Of course, we don’t know who will win the 2018 World Series. But we recent postseasons have given us a pretty good clue as to what MLB teams need to win in October in this era. You need a potent offense and a strong bullpen.
We know which contenders have the best bullpens. Now it’s time to take a look at which ones have the best offenses.
Teams like the Los Angeles Dodgers and Milwaukee Brewers certainly have dangerous offenses. That said, they can each be slightly one-dimensional, which certainly hurts their rankings. On the other end of the spectrum, it’s hard to figure out just how opposing pitchers will go after teams like the Cleveland Indians and Boston Red Sox.
Among the MLB playoff contenders, these have the best offenses.
10. Atlanta Braves
With guys like Freddie Freeman, Nick Markakis, Ronald Acuna Jr., and Ozzie Albies, this lineup has a very old school feel to it. The Braves don’t hit a lot of home runs (though they’re not bad) and they put the ball in play a lot. It’s a model of success that worked well in the playoffs for teams like the San Francisco Giants and Kansas City Royals in the first half of the decade. More recently, we’ve seen power teams do well in the playoffs. So, it’s hard to rank Atlanta any higher. But if this turns into a postseason where home runs are more scarce and putting the ball in play is rewarded, the Braves are well equipped.
9. Colorado Rockies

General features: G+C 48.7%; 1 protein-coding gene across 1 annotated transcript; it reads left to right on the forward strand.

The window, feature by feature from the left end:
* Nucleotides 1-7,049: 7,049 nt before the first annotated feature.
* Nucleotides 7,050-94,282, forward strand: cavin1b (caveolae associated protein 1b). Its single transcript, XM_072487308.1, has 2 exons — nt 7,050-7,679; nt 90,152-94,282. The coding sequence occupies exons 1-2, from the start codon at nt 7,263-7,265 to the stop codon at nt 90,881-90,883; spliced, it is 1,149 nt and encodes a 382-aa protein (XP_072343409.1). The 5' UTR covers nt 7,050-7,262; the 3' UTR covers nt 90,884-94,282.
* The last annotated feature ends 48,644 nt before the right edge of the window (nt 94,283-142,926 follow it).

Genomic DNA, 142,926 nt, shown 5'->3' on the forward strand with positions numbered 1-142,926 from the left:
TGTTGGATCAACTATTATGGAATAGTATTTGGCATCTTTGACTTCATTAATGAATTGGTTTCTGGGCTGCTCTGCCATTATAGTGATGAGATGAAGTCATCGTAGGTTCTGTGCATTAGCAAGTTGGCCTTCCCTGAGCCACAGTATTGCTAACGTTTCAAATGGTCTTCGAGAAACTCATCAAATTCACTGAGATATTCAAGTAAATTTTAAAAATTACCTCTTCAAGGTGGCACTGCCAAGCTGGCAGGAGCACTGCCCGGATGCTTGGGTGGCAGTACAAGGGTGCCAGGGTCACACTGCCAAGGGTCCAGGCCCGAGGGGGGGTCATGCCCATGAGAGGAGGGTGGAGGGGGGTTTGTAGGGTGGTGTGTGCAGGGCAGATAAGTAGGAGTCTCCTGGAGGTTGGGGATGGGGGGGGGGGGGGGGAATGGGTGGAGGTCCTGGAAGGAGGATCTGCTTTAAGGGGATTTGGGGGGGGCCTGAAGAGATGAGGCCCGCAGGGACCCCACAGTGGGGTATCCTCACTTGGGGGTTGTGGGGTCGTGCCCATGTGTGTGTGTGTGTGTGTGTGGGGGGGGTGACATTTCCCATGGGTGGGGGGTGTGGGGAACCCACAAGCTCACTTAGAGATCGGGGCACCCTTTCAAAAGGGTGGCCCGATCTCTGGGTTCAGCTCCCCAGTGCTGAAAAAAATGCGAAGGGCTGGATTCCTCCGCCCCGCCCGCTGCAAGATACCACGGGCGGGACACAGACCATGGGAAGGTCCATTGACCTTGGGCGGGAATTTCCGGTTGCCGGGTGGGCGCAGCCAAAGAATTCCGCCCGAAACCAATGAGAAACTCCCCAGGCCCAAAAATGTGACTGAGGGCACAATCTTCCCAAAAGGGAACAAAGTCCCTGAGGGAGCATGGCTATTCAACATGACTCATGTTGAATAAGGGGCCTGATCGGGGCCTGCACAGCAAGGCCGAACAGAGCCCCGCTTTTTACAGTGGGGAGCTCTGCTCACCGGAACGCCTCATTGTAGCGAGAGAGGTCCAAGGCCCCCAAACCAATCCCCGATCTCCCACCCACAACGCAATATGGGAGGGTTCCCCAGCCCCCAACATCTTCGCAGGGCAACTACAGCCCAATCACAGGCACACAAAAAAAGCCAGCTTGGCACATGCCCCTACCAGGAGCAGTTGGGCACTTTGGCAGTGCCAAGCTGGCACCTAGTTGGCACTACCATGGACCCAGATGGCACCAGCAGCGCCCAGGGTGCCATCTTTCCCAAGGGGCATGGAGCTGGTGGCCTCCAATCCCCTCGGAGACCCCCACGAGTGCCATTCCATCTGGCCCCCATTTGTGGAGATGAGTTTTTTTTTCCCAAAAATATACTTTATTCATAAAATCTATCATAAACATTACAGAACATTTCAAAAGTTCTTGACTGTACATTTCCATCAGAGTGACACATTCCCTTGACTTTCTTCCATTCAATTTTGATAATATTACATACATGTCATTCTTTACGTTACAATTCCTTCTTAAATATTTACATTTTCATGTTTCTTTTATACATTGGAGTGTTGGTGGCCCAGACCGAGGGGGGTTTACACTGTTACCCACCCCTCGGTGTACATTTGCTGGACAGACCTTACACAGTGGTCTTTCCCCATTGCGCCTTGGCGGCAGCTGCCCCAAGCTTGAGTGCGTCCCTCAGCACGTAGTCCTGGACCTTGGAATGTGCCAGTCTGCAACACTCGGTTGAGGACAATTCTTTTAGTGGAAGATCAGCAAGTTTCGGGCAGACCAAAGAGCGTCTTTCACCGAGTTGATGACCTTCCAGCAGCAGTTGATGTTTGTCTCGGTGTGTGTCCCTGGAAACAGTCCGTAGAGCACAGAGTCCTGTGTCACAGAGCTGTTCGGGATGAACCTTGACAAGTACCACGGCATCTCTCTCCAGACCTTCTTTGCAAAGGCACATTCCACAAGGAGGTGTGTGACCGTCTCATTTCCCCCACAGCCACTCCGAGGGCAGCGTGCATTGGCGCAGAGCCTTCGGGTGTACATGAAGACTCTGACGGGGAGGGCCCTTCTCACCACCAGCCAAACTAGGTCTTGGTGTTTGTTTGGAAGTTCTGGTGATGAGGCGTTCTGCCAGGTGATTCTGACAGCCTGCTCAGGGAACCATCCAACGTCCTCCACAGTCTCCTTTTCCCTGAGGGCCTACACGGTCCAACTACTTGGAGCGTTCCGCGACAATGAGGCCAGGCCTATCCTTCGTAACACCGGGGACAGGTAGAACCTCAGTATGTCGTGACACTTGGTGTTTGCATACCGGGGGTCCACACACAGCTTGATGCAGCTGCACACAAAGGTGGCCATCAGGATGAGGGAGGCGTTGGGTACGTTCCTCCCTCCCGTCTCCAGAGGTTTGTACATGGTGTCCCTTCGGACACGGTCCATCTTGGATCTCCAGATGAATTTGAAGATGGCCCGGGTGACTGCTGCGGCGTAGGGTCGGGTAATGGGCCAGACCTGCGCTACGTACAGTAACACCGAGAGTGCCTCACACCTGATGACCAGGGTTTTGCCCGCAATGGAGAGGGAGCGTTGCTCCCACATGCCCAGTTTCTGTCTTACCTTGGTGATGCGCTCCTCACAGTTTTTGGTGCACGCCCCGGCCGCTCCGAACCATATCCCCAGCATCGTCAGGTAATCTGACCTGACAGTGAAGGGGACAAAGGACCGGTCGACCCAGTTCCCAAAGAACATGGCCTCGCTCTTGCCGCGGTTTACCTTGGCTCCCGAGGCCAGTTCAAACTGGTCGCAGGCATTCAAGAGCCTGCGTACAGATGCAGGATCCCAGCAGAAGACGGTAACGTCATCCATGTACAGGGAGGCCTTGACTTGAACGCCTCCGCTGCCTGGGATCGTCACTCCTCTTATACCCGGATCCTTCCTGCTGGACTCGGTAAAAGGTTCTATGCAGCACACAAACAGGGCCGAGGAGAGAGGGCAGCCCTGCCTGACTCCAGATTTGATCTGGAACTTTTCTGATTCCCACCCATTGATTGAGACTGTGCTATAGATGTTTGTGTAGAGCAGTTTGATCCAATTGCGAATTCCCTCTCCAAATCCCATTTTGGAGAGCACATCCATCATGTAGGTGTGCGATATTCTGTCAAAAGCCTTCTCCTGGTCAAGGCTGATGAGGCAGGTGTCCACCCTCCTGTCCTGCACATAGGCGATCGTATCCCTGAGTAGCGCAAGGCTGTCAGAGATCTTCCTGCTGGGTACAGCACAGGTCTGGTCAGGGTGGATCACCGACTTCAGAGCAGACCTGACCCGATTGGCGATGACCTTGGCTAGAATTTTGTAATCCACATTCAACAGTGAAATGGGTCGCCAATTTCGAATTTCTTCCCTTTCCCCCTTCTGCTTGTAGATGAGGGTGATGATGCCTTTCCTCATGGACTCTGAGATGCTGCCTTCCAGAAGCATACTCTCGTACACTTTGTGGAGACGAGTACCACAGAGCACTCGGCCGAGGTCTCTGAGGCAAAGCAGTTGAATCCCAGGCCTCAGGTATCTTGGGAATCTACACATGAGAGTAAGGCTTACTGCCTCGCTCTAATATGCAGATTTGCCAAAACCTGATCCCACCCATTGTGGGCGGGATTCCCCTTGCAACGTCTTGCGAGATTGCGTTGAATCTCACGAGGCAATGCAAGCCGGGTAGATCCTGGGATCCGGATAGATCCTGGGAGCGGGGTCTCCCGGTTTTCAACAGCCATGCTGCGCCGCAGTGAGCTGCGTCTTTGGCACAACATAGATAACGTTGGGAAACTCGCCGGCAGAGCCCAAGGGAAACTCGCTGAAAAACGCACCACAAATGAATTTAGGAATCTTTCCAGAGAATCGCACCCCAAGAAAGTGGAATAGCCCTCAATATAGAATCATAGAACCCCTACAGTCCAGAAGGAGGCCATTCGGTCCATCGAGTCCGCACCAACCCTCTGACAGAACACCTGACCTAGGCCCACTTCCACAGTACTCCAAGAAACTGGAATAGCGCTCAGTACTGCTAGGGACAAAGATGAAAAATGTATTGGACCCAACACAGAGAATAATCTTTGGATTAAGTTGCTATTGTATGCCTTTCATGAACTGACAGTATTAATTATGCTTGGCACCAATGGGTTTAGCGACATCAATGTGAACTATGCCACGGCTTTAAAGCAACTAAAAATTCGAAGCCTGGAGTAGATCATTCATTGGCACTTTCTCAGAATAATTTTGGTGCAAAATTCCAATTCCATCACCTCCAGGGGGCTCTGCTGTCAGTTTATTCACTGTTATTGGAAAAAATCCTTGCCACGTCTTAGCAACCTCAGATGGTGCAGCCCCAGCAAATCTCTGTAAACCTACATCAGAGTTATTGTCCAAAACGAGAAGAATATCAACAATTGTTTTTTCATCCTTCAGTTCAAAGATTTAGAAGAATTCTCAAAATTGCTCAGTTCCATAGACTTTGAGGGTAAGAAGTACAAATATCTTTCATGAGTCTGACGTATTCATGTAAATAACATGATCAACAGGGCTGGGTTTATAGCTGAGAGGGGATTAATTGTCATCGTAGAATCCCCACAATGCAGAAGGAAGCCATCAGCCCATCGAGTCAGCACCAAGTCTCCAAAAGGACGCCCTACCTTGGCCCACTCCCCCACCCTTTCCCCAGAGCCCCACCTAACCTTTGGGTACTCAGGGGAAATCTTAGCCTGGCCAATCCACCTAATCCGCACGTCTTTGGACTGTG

No doubt, fans in Colorado are tired of hearing the Coors Field argument to downgrade their players. But whether it’s Nolan Arenado (.354/.434/.670 vs. .265/.354/.511), Charlie Blackmon (.323/.386/.516 vs. .230/.304/.430), Trevor Story (.316/.379/.670 vs. .268/.316/.444), Carlos Gonzalez (.333/.394/.633 vs. .255/.303/.385), the numbers at altitude almost always come out significantly better. Now, regardless of where the game is being played, no opposing pitcher relishes the idea of facing this team. But the home/road splits keep the Rockies from being any higher.
8. Los Angeles Dodgers
Los Angeles leads the National League in home runs, and it’s not particularly close. So, why aren’t the Dodgers higher? Well, this team has an all-or-nothing feeling to it and too often, it provides the latter. Since scoring 21 runs on August 2 against the Brewers, Los Angeles has scored a total of 34 runs over its last 12 games. Now, bad stretches happen. But we’re firmly into the dog days, a time when offenses have a distinct advantage. That makes this much harder to dismiss as a typical rough patch. We can’t put a team with this kind of power in a worse spot. But with the troubling trends, we also can’t go any higher.
7. Milwaukee Brewers
Statistically, this team shouldn’t be in the top 10. Milwaukee ranks in the middle-of-the pack in runs scored, batting average, OBP, and slugging. But with Jesus Aguilar, Travis Shaw, Eric Thames, Christian Yelich, Lorenzo Cain, Ryan Braun, and Mike Moustakas, this lineup has a great deal of thump. In all, the Brewers and Dodgers are fairly similar. Each has left a feeling disappointment this seasons. But at the same time, each has too much talent to not be considered one of the best offenses in baseball.
6. New York Yankees